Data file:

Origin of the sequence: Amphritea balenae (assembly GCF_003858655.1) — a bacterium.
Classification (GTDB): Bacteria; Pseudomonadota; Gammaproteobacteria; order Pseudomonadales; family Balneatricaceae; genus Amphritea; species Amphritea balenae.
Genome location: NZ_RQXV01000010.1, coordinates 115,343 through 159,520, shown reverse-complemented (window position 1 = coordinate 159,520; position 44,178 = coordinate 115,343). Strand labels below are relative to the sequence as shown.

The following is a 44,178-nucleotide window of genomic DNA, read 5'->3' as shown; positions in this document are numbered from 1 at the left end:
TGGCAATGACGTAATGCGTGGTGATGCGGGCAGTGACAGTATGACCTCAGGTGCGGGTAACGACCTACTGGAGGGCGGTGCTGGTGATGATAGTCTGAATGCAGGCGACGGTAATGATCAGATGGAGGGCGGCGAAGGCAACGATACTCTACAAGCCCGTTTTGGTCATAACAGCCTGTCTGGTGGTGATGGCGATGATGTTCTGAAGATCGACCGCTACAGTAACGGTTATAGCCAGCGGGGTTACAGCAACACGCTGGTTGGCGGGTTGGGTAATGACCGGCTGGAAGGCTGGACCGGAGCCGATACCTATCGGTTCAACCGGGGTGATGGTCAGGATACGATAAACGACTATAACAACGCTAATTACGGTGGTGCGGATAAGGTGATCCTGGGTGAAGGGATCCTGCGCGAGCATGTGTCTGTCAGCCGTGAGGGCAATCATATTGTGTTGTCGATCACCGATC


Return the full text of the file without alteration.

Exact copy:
Origin of the sequence: Amphritea balenae (assembly GCF_003858655.1) — a bacterium.
Classification (GTDB): Bacteria; Pseudomonadota; Gammaproteobacteria; order Pseudomonadales; family Balneatricaceae; genus Amphritea; species Amphritea balenae.
Genome location: NZ_RQXV01000010.1, coordinates 115,343 through 159,520, shown reverse-complemented (window position 1 = coordinate 159,520; position 44,178 = coordinate 115,343). Strand labels below are relative to the sequence as shown.

The following is a 44,178-nucleotide window of genomic DNA, read 5'->3' as shown; positions in this document are numbered from 1 at the left end:
TGGCAATGACGTAATGCGTGGTGATGCGGGCAGTGACAGTATGACCTCAGGTGCGGGTAACGACCTACTGGAGGGCGGTGCTGGTGATGATAGTCTGAATGCAGGCGACGGTAATGATCAGATGGAGGGCGGCGAAGGCAACGATACTCTACAAGCCCGTTTTGGTCATAACAGCCTGTCTGGTGGTGATGGCGATGATGTTCTGAAGATCGACCGCTACAGTAACGGTTATAGCCAGCGGGGTTACAGCAACACGCTGGTTGGCGGGTTGGGTAATGACCGGCTGGAAGGCTGGACCGGAGCCGATACCTATCGGTTCAACCGGGGTGATGGTCAGGATACGATAAACGACTATAACAACGCTAATTACGGTGGTGCGGATAAGGTGATCCTGGGTGAAGGGATCCTGCGCGAGCATGTGTCTGTCAGCCGTGAGGGCAATCATATTGTGTTGTCGATCACCGATC